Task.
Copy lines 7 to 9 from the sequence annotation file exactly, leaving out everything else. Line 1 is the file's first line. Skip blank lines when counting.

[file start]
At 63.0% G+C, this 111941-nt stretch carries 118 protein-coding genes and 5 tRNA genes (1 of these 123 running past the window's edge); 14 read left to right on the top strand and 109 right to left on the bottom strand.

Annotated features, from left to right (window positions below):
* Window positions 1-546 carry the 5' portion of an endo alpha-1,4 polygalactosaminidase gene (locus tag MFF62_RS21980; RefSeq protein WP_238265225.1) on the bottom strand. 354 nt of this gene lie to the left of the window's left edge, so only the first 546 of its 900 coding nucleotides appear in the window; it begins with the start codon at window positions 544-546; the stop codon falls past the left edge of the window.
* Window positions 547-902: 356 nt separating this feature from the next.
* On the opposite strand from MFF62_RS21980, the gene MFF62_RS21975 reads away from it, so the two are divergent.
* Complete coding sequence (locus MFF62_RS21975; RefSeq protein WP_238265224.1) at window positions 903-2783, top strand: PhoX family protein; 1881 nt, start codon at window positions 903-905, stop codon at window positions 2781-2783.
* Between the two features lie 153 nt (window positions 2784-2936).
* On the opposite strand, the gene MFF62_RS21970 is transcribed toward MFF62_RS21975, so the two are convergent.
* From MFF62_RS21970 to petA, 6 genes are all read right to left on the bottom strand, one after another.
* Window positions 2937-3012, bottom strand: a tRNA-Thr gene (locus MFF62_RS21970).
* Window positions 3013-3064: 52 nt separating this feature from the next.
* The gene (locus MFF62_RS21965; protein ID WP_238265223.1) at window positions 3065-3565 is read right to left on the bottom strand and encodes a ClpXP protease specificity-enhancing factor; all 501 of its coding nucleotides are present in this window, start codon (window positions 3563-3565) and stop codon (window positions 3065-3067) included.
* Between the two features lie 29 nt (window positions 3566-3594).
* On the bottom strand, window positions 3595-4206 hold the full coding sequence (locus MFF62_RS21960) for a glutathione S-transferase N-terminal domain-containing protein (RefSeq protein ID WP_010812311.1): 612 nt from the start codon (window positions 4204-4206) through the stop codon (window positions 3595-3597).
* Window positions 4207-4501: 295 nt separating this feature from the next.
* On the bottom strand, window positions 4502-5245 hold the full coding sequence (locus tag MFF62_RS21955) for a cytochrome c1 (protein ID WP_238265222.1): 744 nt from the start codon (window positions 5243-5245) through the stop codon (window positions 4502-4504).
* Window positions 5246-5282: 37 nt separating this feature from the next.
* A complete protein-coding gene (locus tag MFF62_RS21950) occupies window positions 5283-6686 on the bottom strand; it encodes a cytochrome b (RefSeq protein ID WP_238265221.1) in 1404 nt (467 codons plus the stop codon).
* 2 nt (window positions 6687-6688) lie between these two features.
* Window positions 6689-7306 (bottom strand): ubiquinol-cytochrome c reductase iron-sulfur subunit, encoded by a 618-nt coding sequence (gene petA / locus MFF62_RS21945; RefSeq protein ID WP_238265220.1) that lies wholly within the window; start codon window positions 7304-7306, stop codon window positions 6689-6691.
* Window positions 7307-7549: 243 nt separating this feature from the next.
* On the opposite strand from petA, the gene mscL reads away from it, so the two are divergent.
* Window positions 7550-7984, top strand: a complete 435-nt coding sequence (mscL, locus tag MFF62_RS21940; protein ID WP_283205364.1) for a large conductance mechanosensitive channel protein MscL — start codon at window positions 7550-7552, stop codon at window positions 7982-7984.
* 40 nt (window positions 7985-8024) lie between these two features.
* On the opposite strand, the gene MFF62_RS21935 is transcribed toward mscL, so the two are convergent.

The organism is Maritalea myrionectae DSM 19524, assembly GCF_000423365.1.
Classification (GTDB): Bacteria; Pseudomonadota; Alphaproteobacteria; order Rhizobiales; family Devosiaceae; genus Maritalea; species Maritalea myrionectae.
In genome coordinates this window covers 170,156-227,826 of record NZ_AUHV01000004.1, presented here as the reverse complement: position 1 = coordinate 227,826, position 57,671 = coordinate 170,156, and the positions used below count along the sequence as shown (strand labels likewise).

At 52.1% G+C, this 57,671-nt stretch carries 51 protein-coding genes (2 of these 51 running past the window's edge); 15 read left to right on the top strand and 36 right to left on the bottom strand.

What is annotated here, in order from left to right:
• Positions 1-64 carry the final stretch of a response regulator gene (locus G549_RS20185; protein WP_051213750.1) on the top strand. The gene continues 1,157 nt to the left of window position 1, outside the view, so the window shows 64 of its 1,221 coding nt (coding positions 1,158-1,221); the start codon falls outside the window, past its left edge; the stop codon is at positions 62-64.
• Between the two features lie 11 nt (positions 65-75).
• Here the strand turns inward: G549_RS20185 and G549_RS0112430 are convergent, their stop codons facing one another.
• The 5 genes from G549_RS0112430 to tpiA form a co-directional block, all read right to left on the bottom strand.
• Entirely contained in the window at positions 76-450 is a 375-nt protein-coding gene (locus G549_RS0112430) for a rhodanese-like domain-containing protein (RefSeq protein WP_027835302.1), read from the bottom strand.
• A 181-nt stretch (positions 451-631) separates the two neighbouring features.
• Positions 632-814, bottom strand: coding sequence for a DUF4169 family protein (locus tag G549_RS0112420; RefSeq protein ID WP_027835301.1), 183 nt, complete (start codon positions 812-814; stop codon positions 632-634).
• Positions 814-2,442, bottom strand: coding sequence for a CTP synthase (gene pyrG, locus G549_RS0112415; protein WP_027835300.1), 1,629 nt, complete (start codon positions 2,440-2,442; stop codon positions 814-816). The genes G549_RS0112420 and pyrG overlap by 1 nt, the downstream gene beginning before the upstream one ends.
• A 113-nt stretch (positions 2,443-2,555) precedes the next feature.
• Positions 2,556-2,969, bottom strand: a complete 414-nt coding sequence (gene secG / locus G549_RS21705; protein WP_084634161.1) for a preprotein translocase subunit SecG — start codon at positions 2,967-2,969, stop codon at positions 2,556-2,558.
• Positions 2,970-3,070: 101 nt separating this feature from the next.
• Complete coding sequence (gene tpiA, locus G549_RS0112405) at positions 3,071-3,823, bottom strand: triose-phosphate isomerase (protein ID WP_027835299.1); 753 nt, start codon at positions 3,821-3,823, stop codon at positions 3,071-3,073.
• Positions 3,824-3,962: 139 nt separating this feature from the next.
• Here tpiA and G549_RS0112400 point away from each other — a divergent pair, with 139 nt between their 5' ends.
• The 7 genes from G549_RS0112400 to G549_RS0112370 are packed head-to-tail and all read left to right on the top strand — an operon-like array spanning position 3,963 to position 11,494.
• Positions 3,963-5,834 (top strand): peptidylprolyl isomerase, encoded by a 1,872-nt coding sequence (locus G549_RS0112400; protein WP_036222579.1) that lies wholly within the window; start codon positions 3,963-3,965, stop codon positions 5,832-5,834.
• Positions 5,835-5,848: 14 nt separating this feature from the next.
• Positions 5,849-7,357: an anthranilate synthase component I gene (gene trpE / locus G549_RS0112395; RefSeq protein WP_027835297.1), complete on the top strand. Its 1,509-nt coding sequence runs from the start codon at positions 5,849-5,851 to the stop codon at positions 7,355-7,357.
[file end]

* Between the two features lie 153 nt (window positions 2784-2936).
* On the opposite strand, the gene MFF62_RS21970 is transcribed toward MFF62_RS21975, so the two are convergent.
* From MFF62_RS21970 to petA, 6 genes are all read right to left on the bottom strand, one after another.